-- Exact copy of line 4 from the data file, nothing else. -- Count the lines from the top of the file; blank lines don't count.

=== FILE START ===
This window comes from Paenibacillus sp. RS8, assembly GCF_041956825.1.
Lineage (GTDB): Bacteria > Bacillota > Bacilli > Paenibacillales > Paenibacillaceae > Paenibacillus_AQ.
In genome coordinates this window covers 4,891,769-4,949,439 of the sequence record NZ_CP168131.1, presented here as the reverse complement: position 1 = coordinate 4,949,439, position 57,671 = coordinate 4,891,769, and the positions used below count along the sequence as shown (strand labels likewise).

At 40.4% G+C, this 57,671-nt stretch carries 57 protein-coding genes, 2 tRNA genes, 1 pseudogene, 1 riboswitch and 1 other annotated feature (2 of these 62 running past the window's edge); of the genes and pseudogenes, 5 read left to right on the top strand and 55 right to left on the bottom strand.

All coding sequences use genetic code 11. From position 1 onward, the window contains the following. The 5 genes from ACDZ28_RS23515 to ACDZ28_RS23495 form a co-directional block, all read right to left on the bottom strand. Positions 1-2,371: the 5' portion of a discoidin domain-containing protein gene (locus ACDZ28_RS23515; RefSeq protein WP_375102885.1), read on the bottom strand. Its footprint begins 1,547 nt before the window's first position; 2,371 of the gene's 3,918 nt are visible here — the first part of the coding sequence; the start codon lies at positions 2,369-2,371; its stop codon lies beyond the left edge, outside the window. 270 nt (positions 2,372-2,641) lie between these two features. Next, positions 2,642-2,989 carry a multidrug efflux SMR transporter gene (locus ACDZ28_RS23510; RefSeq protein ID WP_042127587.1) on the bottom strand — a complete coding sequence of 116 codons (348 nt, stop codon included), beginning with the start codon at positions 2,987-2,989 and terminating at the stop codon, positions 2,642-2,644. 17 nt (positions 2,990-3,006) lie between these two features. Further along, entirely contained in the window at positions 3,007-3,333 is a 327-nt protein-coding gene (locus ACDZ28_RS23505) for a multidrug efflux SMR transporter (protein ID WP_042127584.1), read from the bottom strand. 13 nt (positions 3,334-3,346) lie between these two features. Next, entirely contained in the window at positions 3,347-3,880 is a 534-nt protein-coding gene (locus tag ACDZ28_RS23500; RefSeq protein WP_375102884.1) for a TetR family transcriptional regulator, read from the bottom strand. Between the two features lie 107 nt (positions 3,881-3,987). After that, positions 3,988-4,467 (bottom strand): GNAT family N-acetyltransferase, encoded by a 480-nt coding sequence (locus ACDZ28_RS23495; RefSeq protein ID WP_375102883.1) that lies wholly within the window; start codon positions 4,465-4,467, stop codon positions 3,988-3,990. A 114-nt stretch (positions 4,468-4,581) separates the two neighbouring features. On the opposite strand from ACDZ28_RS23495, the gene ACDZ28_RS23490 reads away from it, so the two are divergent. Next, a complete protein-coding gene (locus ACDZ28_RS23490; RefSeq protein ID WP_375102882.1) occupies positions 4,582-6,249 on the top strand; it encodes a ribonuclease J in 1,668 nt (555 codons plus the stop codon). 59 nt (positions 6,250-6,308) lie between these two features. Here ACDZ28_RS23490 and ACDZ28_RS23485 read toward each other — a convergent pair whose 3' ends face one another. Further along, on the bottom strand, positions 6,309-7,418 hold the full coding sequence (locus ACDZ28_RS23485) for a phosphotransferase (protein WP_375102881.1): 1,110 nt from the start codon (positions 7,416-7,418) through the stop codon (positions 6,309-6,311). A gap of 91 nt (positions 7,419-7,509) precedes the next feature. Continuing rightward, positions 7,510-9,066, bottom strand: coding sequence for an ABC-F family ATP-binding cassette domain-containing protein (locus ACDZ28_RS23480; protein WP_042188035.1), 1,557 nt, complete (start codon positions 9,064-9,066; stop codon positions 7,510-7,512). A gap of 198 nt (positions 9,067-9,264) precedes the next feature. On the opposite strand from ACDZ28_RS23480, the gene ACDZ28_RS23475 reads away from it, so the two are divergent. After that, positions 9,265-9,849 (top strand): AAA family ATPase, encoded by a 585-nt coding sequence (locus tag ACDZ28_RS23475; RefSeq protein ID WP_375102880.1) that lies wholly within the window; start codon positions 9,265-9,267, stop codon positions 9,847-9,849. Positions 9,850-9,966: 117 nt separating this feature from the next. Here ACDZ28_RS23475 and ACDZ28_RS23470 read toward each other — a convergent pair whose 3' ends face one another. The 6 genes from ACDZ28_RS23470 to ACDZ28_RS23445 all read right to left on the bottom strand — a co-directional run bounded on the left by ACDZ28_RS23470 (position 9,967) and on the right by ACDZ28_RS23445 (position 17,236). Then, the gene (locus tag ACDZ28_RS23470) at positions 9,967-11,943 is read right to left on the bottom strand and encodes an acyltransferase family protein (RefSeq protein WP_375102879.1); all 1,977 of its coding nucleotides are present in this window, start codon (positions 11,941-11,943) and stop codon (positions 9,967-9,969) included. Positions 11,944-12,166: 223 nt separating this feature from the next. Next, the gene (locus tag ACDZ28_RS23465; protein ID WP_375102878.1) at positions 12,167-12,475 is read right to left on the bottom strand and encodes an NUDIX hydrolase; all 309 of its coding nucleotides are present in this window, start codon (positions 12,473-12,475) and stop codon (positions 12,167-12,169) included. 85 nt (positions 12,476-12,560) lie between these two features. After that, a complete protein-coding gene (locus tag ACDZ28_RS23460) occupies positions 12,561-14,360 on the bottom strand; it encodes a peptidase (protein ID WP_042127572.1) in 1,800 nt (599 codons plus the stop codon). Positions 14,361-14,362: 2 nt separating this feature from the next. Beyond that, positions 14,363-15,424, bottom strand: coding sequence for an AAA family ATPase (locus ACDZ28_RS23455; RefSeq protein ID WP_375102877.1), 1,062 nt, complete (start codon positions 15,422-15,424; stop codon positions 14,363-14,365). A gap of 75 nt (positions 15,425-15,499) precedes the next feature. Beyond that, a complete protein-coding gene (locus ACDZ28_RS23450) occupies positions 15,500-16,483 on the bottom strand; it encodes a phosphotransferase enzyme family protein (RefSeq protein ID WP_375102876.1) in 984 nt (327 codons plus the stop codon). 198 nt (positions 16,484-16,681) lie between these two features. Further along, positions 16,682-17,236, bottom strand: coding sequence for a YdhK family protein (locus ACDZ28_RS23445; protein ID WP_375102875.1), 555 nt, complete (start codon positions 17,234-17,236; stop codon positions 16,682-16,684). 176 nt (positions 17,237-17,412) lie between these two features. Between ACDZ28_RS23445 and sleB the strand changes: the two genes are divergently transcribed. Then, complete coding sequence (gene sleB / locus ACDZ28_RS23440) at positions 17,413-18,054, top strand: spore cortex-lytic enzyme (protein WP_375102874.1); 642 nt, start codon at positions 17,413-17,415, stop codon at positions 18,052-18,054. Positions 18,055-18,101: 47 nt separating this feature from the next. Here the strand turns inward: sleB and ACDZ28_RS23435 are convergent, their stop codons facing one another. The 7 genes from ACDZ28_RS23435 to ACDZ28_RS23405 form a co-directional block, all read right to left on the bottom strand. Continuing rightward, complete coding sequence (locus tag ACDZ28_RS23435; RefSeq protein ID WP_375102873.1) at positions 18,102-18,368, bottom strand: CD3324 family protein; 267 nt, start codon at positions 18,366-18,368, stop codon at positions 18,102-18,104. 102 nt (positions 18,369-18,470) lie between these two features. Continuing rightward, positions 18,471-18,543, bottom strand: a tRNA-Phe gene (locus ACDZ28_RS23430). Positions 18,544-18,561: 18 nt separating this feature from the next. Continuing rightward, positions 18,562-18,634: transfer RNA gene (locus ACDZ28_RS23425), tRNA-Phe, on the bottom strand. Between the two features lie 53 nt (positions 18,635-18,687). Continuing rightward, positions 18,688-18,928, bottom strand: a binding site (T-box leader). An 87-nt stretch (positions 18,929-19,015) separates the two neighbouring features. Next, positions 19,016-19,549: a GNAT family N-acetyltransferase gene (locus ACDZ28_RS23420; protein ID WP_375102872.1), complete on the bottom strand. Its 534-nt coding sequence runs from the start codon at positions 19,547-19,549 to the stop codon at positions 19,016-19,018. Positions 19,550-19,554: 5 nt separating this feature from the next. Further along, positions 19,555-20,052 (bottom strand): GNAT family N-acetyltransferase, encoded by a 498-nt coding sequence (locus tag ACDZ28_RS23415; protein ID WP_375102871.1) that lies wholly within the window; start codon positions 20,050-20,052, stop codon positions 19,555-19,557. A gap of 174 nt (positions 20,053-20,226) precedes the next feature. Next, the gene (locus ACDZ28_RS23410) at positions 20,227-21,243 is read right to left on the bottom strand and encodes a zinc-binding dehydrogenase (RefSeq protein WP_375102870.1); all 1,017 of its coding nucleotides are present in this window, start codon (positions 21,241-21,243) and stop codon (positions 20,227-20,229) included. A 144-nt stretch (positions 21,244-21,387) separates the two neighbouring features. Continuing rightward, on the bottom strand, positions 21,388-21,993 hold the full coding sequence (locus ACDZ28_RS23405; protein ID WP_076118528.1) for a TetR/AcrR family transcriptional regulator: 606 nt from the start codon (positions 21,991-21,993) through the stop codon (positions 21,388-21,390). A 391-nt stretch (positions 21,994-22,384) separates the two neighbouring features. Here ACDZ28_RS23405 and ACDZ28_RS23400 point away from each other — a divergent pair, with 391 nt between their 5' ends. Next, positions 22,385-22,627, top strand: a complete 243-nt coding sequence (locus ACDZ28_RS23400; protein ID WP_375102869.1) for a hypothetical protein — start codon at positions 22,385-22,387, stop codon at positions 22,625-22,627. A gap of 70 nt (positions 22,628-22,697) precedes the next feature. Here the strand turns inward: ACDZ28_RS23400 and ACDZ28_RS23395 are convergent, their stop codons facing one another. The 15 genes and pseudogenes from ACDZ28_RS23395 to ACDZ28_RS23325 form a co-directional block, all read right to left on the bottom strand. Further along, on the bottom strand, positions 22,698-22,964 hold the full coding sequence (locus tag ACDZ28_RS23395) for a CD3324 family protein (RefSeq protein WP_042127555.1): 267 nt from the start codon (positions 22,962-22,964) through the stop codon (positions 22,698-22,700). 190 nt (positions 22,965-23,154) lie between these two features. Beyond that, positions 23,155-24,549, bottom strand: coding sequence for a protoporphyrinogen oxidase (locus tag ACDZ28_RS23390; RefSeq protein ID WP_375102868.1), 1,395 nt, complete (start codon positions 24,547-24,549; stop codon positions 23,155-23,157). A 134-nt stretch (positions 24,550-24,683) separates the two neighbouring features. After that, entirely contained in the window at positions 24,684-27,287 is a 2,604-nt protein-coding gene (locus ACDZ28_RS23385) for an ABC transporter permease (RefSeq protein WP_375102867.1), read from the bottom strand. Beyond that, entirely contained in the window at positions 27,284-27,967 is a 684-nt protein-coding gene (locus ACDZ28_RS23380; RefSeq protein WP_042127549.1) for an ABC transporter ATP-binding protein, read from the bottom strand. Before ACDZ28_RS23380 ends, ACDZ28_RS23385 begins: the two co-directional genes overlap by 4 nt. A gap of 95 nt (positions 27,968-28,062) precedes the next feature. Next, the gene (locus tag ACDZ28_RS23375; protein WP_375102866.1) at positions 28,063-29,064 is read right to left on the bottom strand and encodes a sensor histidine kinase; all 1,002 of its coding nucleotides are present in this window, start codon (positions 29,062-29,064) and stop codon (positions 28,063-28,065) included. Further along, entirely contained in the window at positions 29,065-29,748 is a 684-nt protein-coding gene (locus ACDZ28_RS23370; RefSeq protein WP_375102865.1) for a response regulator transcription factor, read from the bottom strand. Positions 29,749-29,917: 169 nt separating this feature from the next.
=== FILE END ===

At 40.4% G+C, this 57,671-nt stretch carries 57 protein-coding genes, 2 tRNA genes, 1 pseudogene, 1 riboswitch and 1 other annotated feature (2 of these 62 running past the window's edge); of the genes and pseudogenes, 5 read left to right on the top strand and 55 right to left on the bottom strand.